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dugbug

macrumors 65816
Aug 23, 2008
1,463
903
Somewhere in Florida
Will rosetta+ArmLogicPro support 64-bit intel plugins? I tend to use native instruments ones. THough Ill add, would be surprised if NI didn't have ASilicon updates on day one.
 
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AlphaCentauri

macrumors member
Mar 10, 2019
56
38
Norwich, United Kingdom
2 weeks ago I bought beefed up Mac Mini for the very purpose to wait out until everything will be converted to ARM. I should keep it around 3 to 5 years. By then, everything what is to be ported, will be ported.

Transition to 64 bit/Catalina weeded out those developers who were not taking Mac platform seriously. Whoever is left, they should have no problem with recompiling for ARM.

As a matter of fact, U-He, AudioThing and AudioDamage already declared that they will have universal binaries ready by the time ARM Macs are out. Native Intruments seems to be looking into it, too.
 
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groove-agent

macrumors 65816
Jan 13, 2006
1,293
1,087
Will rosetta+ArmLogicPro support 64-bit intel plugins? I tend to use native instruments ones. THough Ill add, would be surprised if NI didn't have ASilicon updates on day one.

I was reading an interesting article that said that both your DAW and your plugins need to be similarly compiled. This means that if your DAW is native, then your plugins must be native ARM. Likewise, if your x86 DAW is running under Rosetta (which should have a performance hit), your plugins must be x86. You can't mix and match. I feel that it would likely crash your DAW if you try.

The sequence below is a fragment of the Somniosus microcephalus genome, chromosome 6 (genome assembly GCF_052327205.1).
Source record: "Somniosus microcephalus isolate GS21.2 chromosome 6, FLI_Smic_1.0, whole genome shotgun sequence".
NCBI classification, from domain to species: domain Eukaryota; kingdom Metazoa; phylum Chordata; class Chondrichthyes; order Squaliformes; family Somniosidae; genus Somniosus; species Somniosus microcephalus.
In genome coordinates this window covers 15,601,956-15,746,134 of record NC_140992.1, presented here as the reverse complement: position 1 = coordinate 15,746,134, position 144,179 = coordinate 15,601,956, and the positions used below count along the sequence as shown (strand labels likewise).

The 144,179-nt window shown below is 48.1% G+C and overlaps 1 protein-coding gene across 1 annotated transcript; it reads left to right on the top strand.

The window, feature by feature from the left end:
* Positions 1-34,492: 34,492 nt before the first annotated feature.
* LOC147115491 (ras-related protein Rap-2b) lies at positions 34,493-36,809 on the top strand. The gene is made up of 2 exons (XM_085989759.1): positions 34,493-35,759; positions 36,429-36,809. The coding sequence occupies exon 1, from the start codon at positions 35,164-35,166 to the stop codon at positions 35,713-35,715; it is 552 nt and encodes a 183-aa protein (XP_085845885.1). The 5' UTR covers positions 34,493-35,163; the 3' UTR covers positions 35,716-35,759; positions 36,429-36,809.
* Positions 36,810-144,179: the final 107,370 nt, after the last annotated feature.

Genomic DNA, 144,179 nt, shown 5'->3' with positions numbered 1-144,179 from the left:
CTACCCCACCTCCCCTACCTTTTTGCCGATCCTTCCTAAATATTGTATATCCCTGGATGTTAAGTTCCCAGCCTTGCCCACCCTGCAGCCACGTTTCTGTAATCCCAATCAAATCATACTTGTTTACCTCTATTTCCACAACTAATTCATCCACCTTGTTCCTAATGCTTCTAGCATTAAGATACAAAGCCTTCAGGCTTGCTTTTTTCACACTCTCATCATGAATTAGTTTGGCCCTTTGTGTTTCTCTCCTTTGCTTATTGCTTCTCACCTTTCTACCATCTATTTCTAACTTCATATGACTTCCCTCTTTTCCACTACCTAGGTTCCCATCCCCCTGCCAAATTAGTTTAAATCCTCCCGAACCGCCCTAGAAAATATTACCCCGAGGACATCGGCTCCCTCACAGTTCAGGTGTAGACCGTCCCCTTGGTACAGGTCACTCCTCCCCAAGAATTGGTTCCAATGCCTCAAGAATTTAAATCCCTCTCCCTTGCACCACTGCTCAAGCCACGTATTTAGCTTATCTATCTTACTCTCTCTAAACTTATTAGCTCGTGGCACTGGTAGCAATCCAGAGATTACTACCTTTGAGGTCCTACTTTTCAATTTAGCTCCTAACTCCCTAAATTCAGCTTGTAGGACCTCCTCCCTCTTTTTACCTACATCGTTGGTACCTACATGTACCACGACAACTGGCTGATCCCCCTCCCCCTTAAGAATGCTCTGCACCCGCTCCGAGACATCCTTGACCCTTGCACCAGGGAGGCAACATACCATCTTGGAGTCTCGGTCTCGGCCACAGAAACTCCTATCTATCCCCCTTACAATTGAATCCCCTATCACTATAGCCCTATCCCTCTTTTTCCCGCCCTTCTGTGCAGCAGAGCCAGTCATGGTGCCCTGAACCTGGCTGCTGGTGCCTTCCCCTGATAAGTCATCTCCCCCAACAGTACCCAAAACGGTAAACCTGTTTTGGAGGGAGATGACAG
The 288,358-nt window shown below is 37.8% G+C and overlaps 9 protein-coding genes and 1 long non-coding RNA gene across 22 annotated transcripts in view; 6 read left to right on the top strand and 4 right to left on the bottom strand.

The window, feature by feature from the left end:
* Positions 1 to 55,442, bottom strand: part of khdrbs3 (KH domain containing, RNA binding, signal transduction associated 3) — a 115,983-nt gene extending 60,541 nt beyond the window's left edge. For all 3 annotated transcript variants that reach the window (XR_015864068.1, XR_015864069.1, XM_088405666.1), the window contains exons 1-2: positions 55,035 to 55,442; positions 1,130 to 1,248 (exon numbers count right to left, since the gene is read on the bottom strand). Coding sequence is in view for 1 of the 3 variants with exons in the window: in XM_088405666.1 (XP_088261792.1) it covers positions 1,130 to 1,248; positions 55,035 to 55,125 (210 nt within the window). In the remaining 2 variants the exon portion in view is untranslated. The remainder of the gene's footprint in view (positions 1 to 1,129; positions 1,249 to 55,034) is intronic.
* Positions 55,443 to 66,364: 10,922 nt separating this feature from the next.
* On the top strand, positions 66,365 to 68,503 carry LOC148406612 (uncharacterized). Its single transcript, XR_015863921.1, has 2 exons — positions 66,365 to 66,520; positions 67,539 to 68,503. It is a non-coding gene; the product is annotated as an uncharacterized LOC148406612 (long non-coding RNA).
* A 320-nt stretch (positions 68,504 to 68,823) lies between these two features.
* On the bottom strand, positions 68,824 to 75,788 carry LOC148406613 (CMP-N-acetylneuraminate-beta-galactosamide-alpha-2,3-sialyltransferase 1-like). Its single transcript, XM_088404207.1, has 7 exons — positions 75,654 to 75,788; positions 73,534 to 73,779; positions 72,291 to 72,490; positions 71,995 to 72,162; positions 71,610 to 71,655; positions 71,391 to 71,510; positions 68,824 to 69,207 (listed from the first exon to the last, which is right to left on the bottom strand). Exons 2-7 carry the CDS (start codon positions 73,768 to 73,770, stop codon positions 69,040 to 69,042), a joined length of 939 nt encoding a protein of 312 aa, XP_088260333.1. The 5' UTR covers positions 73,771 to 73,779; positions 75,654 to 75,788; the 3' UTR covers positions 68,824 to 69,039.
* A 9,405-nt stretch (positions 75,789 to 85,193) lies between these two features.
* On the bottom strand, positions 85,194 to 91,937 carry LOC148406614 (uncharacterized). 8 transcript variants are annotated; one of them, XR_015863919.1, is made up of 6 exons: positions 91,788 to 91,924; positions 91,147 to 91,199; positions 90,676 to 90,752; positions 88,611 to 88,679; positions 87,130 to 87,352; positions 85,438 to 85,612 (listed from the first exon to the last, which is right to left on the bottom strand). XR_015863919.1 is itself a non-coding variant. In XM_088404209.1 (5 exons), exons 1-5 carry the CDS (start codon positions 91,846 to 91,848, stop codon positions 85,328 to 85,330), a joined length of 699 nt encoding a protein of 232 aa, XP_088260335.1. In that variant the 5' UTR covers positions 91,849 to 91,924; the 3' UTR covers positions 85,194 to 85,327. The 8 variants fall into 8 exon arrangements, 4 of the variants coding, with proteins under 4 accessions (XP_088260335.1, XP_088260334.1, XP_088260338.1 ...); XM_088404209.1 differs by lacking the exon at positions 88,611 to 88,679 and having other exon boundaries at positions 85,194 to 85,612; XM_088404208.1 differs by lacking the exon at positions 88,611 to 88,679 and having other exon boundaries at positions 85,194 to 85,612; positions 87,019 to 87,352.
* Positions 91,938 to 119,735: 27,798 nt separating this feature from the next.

Article is here:


What this means is that although you get to decide to run your DAW under Rosetta 2 or Natively on Apple Silicon (if it’s been updated to native) you will not be able to run Intel-based plug-ins under Rosetta 2 in a DAW that is running natively on Apple Silicon (and vice versa). Put even more simply, our developer explains that this means you will not be able to mix and match a Native Apple Silicon DAW with Intel-based plugins. This means all of your plugins will have to be able to run natively on Apple Silicon before you can use them in a DAW running natively. You may even find your plug-ins get updated before your DAW – but the same problem will arise!
 
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jdb8167

macrumors 68000
Nov 17, 2008
1,661
1,012
Will rosetta+ArmLogicPro support 64-bit intel plugins? I tend to use native instruments ones. THough Ill add, would be surprised if NI didn't have ASilicon updates on day one.
It depends on the design of the application. If the application uses a separate process for the plug-in then Rosetta will work in a mixed mode for plug-ins. Native application but x86 plug-ins. But if the plug-in is loaded into the memory space of the application then it has to be all Rosetta or all native ARM.
 
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Boil

macrumors 6502a
Oct 23, 2018
834
630
What I wonder about in regards to Macs & music production, the hardware side.

Some folks have a need for PCIe slots for their Pro Tools HDX cards & such.

With Thunderbolt 4 coming up, I would expect Apple to move to USB4 (TB3) for consumer Macs (MacBook / Mac mini) & the same for the Mac Pro line-up (MacBook Pro / Mac Pro Cube), but add on Thunderbolt 4 ports for the Pros...

Thunderbolt 4 should have enough bandwidth to not slow things down when using a PCIe expansion chassis?